Joe Smith thrives on extra work
By Lowell Ullrich,
Get out the candles. Light up the sparklers. The Lions running game is having its first birthday.
It was a year ago this week when coach Wally Buono made a roster move that has now fundamentally changed the way in which the CFL team is both perceived and operated offensively.
The move to send Antonio Warren packing and replace him with Joe Smith at tailback took many weeks before it had its full effect on the Lions. A year later, however, no longer can it be said Buono’s team is a high-wire passing act, but a ball-control offence that somehow has had just enough ground weaponry to post a 5-0 record.
It almost, in fact, can be said the Lions have become a run-first attack. Of their 251 offensive plays from scrimmage so far, almost half (121) have been either Smith on the ground or the quarterback of record scrambling for real estate.
There’s quiet debate among the Lions coaching staff whether that balance is a little too even, and with some justification given the track record of their opponent at B.C. Place Stadium Thursday.
The new-look Saskatchewan Roughriders under coach Kent Austin have been the CFL’s best rushing team in four of the last five years. They have not, however, been spotted sipping out of the Grey Cup lately.
“I’ve always thought the ideal balance is to have the ability to [run or pass] depending on the situation,” first-year co-offensive coordinator Steff Kruck said.
“I don’t want to sound ambiguous, but we never go into a game saying we want to run the ball a certain amount of times. We’ll still try to get ahead with the pass and control the game with the run.”
They’re controlling games because the defence is producing scoring opportunities and Smith, who became the first B.C. runner in 48 games dating back to 2004 to post consecutive 100-yard run outings, hasn’t keeled over from all the work.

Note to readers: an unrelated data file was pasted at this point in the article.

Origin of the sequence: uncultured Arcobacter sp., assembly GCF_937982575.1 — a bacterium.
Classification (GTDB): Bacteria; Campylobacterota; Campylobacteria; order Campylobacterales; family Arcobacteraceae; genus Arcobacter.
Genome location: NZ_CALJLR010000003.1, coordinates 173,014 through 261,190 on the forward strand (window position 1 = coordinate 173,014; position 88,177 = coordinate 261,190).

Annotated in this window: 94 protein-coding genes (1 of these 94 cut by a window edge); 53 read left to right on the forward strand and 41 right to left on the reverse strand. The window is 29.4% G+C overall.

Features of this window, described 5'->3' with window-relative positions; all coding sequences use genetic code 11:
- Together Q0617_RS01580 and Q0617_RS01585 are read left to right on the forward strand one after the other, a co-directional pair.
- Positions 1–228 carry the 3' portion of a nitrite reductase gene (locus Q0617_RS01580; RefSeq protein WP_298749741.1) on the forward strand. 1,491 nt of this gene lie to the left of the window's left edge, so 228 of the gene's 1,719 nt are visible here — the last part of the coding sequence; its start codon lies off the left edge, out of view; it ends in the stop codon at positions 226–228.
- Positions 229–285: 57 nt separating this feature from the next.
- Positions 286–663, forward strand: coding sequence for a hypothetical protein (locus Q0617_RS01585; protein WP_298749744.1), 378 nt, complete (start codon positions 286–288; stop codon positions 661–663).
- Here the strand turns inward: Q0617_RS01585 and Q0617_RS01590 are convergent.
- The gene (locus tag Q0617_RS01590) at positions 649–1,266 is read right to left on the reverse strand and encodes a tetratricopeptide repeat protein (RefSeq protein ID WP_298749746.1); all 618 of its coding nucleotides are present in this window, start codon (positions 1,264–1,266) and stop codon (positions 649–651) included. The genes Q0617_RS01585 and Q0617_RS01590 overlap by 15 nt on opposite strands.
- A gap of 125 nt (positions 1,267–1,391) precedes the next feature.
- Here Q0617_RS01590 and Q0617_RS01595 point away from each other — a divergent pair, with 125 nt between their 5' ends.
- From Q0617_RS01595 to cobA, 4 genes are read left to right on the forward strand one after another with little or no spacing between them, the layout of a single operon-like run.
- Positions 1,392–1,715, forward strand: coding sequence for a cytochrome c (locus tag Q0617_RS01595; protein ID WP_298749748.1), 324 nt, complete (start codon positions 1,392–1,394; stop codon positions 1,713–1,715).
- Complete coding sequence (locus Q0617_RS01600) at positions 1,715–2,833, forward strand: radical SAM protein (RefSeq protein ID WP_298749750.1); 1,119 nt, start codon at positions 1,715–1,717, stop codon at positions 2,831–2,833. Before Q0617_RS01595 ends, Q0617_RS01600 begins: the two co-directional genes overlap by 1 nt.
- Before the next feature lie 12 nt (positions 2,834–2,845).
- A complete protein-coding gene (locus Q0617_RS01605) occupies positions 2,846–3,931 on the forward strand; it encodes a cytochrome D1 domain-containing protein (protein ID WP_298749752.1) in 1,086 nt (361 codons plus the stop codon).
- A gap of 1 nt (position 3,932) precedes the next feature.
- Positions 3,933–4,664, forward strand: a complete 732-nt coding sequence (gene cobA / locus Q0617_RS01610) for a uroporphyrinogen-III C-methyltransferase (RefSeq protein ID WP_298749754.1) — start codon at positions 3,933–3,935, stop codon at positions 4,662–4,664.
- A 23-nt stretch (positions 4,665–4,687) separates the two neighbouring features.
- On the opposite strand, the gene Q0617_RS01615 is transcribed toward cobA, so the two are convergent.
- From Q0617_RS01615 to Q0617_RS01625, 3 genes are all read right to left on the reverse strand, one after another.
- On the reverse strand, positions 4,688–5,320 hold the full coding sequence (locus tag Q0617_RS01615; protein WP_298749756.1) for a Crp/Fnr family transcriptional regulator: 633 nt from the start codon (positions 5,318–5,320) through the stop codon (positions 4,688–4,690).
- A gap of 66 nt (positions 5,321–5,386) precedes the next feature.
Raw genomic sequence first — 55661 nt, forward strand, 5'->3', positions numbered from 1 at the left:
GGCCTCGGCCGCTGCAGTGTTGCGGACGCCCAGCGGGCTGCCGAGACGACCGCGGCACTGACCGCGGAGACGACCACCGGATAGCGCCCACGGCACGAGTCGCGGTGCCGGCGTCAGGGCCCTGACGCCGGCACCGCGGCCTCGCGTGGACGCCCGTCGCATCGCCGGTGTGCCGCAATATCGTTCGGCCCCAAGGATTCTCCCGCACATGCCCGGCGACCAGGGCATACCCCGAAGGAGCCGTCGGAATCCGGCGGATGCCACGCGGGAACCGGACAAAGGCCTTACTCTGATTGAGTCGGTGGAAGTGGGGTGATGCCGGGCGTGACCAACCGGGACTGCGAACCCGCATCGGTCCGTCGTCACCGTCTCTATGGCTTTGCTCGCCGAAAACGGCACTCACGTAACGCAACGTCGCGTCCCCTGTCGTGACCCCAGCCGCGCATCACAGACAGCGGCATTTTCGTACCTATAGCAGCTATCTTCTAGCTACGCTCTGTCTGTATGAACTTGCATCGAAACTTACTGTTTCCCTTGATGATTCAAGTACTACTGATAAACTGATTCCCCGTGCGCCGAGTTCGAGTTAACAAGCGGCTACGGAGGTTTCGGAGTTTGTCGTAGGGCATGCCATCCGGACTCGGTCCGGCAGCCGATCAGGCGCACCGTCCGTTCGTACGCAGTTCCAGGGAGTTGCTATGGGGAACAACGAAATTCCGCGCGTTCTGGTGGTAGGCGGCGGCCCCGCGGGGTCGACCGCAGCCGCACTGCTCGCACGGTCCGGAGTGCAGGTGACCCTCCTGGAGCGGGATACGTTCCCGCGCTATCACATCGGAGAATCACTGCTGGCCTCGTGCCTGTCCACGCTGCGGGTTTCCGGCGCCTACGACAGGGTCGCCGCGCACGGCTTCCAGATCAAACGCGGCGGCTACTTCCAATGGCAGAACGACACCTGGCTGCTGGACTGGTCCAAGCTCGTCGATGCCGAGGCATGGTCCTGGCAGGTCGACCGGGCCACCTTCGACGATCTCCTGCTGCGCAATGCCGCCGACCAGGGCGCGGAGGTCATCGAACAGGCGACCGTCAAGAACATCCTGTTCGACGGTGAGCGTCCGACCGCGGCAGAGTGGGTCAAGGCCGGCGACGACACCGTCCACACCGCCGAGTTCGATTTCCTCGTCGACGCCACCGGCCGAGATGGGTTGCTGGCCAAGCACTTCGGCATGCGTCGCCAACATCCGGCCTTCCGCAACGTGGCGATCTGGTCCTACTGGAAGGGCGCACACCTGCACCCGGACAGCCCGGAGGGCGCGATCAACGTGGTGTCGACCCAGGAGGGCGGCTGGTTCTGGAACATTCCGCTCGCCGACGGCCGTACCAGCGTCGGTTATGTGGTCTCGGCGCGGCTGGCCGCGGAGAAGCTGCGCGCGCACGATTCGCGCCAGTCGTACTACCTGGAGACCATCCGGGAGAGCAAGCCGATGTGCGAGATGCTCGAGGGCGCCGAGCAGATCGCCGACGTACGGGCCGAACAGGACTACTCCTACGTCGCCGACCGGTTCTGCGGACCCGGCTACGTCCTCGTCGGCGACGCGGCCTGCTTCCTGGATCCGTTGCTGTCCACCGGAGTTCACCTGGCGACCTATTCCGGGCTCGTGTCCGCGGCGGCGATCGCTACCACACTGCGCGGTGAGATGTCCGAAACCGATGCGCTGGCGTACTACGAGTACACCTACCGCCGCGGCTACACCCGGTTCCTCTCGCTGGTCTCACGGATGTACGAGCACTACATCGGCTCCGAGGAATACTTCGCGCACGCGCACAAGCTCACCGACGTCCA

The offbeat sophomore currently leads the CFL with 433 yards from 77 carries. Carry those numbers to the end of the season and Smith will have obliterated franchise records for both yards and touches held by Cory Philpot and Robert Drummond respectively.
“I used to think 200 touches was a lot,” said Smith, who is already just about halfway to last year’s 887-yard effort from 166 carries. “But last year was a short season for me (13 games). We’re doing well now because everyone is familiar with the system.”
They’re doing well for a few reasons, including a couple of different running formations, but mostly because when the Lions seem desperate to pop a run for a first down, they’re getting the right push from their offensive line.
“I don’t believe there’s any defence that can stop us when we get into our rhythm, and I only think we just started to get into that rhythm towards the end of the game in Calgary,” right tackle Jason Jimenez said.
The game in Calgary seemed like a throwback to the age of leather helmets, one where the rushers outgained the pass-catchers on the Lions by a 58-yard margin.
That balance may ultimately be fatal in what is known as a pass-happy league. A year after it’s birth, however, it’s safe to suggest the run game in the Lions offence has undergone a sizeable transition.